Last Rights

Creating a new framework of respect for the rights of missing & dead refugees, migrants and bereaved family members

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First & Last Rights Projects

Statement in support of the United Nations Committee on the Rights of the Child’s Call for an Immediate Ceasefire in Gaza.

Every year thousands of children are killed or injured, orphaned, or deprived of their parents, families, friends and carers, as a consequence of armed conflicts, both directly and indirectly.

We condemn the loss of all children and the harms they are forced to endure because of these conflicts.

We strongly support the United Nations Committee on the Rights Of the Child’s own statement calling for a ceasefire and addressing the actions of all parties to this catastrophic situation that have already caused so many deaths and so much injury and bereavement to so many children. This harm will continue to cause lasting psychological and physical trauma, as well as denying even basic survival and development opportunities to so many.

The UN Committee on the Rights of the Child condemns the killing of children in Gaza.

Please endorse our Statement on Gaza on our First Rights page.


On the draft General Comment on Enforced Disappearances in the context of migration

The UN Committee on Enforced Disappearances has adopted the first draft of its General Comment No. 1 on “enforced disappearances in the context of migration”.

The General Comment highlights the use of increasingly dehumanising border governance tactics and draws attention to the thousands of migrants who are injured, die, or disappear in the course of migrant journeys.

It recognises the particular vulnerability of persons making migrant journeys and that this is an issue of high priority at an international level. As such, it requires the coordinated efforts of States to counter smuggling and trafficking in human beings and to take adequate steps to safeguard the right to life in the context of migrant journeys.

The General Comment further cements the need for States to take urgent measures to ensure compliance with international legal obligations. Border management must be conducted in full compliance with obligations under international human rights law, humanitarian law, refugee law, and the law of the sea.

This recent legal and political development is particularly pertinent in light of the recent shipwreck off Pylos, resulting in the deaths of at least 650 migrants. However, this tragic incident is not an anomaly. For instance, in 2014, a vessel sank in the Aegean Sea, near the island of Farmakonisi resulting in the death of eleven foreign nationals as a result of insufficient action by Greek authorities to safeguard the lives of those on board. There have been numbers of fatal shipwrecks elsewhere, most recently off the Italian island of Lampedusa on 9 August 2023, with at least 41 people feared dead..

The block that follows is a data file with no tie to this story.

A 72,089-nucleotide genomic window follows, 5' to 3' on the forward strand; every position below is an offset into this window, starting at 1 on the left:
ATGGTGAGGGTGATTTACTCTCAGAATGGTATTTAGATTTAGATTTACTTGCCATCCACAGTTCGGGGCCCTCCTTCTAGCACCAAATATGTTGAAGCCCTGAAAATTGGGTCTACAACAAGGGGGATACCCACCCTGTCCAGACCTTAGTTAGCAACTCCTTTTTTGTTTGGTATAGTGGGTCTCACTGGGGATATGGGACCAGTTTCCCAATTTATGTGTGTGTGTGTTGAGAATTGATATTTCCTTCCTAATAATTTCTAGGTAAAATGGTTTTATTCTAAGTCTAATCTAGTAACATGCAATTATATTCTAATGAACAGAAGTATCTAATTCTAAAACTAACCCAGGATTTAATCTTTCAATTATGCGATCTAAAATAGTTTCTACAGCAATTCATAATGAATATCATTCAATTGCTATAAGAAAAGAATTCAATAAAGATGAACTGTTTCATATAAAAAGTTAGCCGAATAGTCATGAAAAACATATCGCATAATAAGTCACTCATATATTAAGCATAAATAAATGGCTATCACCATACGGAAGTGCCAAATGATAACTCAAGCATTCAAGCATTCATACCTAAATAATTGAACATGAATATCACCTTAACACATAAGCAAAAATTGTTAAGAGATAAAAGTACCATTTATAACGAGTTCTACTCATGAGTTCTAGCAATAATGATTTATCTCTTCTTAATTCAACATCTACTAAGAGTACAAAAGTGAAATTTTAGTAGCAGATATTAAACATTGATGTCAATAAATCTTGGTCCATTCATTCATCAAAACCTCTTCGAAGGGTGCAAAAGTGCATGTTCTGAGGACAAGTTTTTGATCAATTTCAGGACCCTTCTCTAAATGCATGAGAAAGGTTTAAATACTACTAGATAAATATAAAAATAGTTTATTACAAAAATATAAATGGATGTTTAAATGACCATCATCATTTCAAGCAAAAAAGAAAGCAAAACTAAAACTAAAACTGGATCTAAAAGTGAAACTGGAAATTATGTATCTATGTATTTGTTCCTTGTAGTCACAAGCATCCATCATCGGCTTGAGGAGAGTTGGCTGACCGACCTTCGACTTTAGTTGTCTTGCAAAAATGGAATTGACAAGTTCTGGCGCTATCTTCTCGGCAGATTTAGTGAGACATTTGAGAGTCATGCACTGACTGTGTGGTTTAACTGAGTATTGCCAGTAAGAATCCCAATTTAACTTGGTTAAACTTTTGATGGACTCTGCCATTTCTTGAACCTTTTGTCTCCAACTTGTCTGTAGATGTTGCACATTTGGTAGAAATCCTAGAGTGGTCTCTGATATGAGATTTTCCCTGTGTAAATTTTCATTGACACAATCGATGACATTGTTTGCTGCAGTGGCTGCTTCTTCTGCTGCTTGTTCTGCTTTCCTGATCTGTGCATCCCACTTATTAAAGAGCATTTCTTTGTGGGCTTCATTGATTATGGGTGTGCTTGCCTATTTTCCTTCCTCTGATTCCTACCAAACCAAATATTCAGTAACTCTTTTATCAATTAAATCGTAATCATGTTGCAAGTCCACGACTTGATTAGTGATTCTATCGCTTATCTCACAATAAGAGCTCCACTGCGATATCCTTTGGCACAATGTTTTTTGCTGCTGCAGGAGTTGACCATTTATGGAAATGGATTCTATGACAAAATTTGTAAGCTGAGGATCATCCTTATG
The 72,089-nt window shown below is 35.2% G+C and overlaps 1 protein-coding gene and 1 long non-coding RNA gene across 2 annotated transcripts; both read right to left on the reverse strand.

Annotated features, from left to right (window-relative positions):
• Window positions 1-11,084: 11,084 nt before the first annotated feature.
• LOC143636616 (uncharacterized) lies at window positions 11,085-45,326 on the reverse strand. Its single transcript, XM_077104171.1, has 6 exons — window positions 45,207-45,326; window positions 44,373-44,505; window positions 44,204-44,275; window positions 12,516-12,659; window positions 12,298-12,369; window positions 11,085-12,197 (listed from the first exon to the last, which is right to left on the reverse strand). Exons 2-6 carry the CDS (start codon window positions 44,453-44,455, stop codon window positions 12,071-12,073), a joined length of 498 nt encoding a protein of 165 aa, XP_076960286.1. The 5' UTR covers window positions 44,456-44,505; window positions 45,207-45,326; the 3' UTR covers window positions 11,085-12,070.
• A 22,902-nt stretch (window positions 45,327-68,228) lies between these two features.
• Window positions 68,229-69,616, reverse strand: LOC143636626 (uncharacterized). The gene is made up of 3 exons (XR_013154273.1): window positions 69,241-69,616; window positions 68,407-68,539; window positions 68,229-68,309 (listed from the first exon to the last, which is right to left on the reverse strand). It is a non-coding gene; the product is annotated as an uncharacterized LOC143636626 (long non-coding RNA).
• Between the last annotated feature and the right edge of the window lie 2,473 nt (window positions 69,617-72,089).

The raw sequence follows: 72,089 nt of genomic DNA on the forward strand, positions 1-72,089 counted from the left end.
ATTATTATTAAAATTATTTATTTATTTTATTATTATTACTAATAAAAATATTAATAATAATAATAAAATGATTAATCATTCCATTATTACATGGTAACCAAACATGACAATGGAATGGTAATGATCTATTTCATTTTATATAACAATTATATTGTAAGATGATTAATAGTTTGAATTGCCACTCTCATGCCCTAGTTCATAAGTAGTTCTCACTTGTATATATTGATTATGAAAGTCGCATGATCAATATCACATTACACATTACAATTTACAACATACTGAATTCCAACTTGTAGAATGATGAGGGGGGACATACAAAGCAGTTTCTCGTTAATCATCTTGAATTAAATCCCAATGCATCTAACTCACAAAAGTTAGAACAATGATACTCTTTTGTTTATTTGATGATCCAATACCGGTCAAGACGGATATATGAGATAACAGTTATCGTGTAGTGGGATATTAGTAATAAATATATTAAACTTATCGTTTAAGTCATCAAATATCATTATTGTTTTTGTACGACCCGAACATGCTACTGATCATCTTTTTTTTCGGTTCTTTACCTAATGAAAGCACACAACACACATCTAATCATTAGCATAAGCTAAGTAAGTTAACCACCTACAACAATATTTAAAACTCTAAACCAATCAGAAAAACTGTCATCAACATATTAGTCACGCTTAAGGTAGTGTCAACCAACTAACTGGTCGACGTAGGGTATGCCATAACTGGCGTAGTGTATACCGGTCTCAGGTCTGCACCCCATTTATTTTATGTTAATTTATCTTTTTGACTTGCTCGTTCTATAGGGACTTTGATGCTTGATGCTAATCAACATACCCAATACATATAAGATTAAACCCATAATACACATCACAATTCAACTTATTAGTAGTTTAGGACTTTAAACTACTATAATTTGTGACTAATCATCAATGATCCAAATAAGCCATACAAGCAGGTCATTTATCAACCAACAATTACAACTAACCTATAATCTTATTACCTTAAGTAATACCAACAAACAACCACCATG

The General Comment has potential to provide improved protection against the denial of post-mortem care and for the rights of the dead and their relatives. In this regard, Last Rights refers to the 2018 Mytilini Declaration for the Dignified Treatment of all Missing and Deceased Persons and their Families as a Consequence of Migrant Journeys. The Mytilini Declaration recognises the inherent right to life and that no person should lose their identity after death. It further recognises the fundamental importance of the right to truth in ending impunity and promoting and protecting human rights. It serves as a practical tool to support actors to perform actions in ways that respect the substantive rights of the missing, dead, and their bereaved families in accordance with international law.

Like the Committee, Last Rights is deeply concerned by the growing trend of enforced disappearances in migration and the need for urgent and effective measures by States. It hopes that through this General Comment, the Committee will offer authoritative guidance to assist States to develop and implement policies to protect persons from enforced disappearances, ensure access to justice for victims, and encourage international cooperation in respect of the protection of persons and the use of investigations of disappearances, death, or injury.


The Memorial of Grief and Grievances

On the 24th March 2023, The Last Rights Project in collaboration with other civil society organizations and human rights defenders publishes a strong condemnation of the laws, policies and practices of states and their agencies, which lead to the avoidable death and disappearance of so many people on the move, crossing borders on migration journeys.

Our Memorial of Grief and Grievances calls for an end to all discriminatory policies and increasingly violent border security practices which expose people to the risk of injury, death, disappearance and loss and that states instead abide by their international human rights obligations and put in place measures that fully respect and protect the dignity and rights of all people on the move, their families and communities, irrespective of their status. It calls for real accountability for the actions of states and an end to the effective impunity of all those who enable and cause such egregious harm.

The Memorial of Grief and Grievances was drawn up at a meeting of civil society organizations and individuals held at the French, former internment camp at Salses-le-Chateau, near Rivesaltes on the 24th March 2023. It is based on an historic 18th century documentary form used by peoples of South America to petition against discrimination by their colonizers and later, in the 19th century, by Catalans campaigning for their own rights in Spain.